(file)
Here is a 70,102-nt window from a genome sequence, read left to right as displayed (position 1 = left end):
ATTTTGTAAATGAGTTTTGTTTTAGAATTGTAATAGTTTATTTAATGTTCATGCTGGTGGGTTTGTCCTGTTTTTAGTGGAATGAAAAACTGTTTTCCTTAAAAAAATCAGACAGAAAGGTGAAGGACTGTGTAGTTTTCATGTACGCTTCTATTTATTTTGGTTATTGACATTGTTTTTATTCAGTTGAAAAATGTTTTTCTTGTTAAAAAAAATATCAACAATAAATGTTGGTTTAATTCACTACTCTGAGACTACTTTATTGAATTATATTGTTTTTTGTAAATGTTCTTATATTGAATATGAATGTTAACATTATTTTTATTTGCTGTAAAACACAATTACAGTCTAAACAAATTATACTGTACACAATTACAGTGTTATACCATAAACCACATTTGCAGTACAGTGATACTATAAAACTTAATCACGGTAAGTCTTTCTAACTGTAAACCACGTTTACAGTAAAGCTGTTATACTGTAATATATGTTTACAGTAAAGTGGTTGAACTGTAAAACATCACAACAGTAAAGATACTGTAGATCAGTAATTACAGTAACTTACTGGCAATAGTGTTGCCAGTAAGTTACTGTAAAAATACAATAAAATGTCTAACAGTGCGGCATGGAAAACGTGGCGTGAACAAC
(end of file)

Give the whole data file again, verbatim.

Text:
Here is a 70,102-nt window from a genome sequence, read left to right as displayed (position 1 = left end):
ATTTTGTAAATGAGTTTTGTTTTAGAATTGTAATAGTTTATTTAATGTTCATGCTGGTGGGTTTGTCCTGTTTTTAGTGGAATGAAAAACTGTTTTCCTTAAAAAAATCAGACAGAAAGGTGAAGGACTGTGTAGTTTTCATGTACGCTTCTATTTATTTTGGTTATTGACATTGTTTTTATTCAGTTGAAAAATGTTTTTCTTGTTAAAAAAAATATCAACAATAAATGTTGGTTTAATTCACTACTCTGAGACTACTTTATTGAATTATATTGTTTTTTGTAAATGTTCTTATATTGAATATGAATGTTAACATTATTTTTATTTGCTGTAAAACACAATTACAGTCTAAACAAATTATACTGTACACAATTACAGTGTTATACCATAAACCACATTTGCAGTACAGTGATACTATAAAACTTAATCACGGTAAGTCTTTCTAACTGTAAACCACGTTTACAGTAAAGCTGTTATACTGTAATATATGTTTACAGTAAAGTGGTTGAACTGTAAAACATCACAACAGTAAAGATACTGTAGATCAGTAATTACAGTAACTTACTGGCAATAGTGTTGCCAGTAAGTTACTGTAAAAATACAATAAAATGTCTAACAGTGCGGCATGGAAAACGTGGCGTGAACAAC